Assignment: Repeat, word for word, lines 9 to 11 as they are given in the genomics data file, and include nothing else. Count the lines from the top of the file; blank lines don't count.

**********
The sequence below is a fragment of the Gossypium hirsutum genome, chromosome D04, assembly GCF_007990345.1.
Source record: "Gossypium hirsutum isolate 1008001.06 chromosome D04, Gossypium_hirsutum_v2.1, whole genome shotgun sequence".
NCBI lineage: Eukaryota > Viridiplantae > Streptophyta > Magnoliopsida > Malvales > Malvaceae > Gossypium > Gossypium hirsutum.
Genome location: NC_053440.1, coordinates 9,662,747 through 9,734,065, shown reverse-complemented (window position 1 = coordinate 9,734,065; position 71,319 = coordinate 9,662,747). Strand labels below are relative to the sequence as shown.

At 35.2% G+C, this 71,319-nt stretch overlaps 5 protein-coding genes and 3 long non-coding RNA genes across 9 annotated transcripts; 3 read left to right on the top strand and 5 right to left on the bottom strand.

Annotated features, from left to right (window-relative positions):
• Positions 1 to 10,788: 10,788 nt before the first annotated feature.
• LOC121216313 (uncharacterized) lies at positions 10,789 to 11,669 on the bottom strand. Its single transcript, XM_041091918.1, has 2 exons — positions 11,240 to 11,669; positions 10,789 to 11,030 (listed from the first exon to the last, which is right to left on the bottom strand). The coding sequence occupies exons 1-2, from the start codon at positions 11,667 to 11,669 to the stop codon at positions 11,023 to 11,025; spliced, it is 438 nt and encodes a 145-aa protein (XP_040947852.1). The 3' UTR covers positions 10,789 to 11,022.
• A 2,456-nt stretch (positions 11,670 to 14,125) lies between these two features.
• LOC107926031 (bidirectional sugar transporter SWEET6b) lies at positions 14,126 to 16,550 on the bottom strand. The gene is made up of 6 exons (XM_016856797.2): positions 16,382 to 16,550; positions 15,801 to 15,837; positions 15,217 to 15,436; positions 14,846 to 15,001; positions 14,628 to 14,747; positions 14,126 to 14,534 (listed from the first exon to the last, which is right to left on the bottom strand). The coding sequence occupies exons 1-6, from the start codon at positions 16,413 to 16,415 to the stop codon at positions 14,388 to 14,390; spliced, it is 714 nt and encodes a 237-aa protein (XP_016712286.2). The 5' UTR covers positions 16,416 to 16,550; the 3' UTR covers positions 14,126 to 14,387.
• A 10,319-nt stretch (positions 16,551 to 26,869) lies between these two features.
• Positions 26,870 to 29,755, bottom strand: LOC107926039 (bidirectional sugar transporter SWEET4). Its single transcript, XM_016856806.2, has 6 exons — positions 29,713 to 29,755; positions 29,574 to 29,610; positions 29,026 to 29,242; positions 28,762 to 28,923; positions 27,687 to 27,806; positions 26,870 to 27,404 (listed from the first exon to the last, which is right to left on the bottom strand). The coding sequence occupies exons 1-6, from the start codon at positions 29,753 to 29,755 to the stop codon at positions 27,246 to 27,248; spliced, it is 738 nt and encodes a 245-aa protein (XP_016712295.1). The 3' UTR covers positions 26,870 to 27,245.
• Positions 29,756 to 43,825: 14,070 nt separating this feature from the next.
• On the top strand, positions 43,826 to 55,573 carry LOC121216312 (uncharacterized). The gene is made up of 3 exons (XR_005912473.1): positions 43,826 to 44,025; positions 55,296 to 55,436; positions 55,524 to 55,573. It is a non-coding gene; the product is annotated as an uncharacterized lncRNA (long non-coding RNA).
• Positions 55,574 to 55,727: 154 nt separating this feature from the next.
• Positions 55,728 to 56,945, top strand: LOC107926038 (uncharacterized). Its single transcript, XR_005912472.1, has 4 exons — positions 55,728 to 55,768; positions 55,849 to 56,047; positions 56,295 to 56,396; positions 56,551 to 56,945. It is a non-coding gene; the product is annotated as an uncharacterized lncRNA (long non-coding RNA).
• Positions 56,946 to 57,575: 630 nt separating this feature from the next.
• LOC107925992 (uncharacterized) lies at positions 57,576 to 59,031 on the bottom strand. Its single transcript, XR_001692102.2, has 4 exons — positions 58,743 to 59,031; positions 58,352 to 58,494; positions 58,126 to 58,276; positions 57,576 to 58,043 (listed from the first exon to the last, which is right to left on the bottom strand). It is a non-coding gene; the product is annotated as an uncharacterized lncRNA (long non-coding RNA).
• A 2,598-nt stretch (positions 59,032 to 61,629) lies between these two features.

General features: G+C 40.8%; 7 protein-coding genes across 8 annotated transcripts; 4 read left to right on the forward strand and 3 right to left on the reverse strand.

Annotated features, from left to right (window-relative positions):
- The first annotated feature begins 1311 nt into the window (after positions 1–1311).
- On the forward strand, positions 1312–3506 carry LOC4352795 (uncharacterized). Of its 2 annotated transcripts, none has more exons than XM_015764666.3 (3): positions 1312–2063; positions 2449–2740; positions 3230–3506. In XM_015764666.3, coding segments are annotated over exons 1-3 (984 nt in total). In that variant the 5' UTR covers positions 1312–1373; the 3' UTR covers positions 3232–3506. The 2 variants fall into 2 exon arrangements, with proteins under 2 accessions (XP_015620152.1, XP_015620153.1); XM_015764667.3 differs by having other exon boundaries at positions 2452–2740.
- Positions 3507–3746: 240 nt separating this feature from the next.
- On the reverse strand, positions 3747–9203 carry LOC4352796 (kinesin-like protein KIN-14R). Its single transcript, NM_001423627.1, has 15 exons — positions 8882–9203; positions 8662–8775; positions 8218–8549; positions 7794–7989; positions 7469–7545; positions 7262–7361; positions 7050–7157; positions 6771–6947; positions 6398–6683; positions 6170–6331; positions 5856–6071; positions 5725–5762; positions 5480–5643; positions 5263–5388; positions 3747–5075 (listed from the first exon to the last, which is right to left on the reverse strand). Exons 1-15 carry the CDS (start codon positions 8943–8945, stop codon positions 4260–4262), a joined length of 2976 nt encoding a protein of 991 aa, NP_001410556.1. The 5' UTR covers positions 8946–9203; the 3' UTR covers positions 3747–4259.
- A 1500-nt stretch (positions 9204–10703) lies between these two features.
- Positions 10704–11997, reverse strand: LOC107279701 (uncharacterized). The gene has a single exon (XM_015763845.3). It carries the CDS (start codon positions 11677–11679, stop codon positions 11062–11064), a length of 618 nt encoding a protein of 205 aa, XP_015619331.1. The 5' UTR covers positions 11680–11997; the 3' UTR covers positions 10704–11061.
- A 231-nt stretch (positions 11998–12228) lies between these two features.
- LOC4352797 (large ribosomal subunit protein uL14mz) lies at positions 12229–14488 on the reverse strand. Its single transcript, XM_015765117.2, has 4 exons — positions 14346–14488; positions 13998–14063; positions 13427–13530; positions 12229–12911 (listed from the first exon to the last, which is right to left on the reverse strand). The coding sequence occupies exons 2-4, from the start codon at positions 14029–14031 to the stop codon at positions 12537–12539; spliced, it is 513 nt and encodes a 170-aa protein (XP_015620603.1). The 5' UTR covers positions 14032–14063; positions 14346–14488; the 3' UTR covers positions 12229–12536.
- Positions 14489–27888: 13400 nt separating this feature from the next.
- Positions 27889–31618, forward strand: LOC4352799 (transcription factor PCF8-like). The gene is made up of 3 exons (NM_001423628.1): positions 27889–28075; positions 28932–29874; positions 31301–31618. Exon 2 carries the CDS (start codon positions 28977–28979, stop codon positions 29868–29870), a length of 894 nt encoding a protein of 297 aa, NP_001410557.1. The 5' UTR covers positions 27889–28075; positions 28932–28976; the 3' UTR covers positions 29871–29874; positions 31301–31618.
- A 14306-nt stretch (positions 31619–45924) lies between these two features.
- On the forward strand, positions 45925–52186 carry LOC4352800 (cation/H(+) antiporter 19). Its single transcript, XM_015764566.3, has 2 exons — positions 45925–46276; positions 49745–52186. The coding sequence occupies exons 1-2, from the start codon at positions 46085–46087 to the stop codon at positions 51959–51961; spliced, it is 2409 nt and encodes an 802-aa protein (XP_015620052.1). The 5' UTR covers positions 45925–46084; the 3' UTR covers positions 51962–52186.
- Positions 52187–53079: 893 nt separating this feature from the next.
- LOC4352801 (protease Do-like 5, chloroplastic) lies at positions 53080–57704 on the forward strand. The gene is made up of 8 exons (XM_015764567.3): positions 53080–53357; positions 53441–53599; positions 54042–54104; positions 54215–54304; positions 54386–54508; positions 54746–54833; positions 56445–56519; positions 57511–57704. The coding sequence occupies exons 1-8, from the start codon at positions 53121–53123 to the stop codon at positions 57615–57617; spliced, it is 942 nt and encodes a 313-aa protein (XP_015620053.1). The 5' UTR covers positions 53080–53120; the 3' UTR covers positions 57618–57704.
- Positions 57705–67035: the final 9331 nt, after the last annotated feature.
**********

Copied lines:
• A 2,456-nt stretch (positions 11,670 to 14,125) lies between these two features.
• LOC107926031 (bidirectional sugar transporter SWEET6b) lies at positions 14,126 to 16,550 on the bottom strand. The gene is made up of 6 exons (XM_016856797.2): positions 16,382 to 16,550; positions 15,801 to 15,837; positions 15,217 to 15,436; positions 14,846 to 15,001; positions 14,628 to 14,747; positions 14,126 to 14,534 (listed from the first exon to the last, which is right to left on the bottom strand). The coding sequence occupies exons 1-6, from the start codon at positions 16,413 to 16,415 to the stop codon at positions 14,388 to 14,390; spliced, it is 714 nt and encodes a 237-aa protein (XP_016712286.2). The 5' UTR covers positions 16,416 to 16,550; the 3' UTR covers positions 14,126 to 14,387.
• A 10,319-nt stretch (positions 16,551 to 26,869) lies between these two features.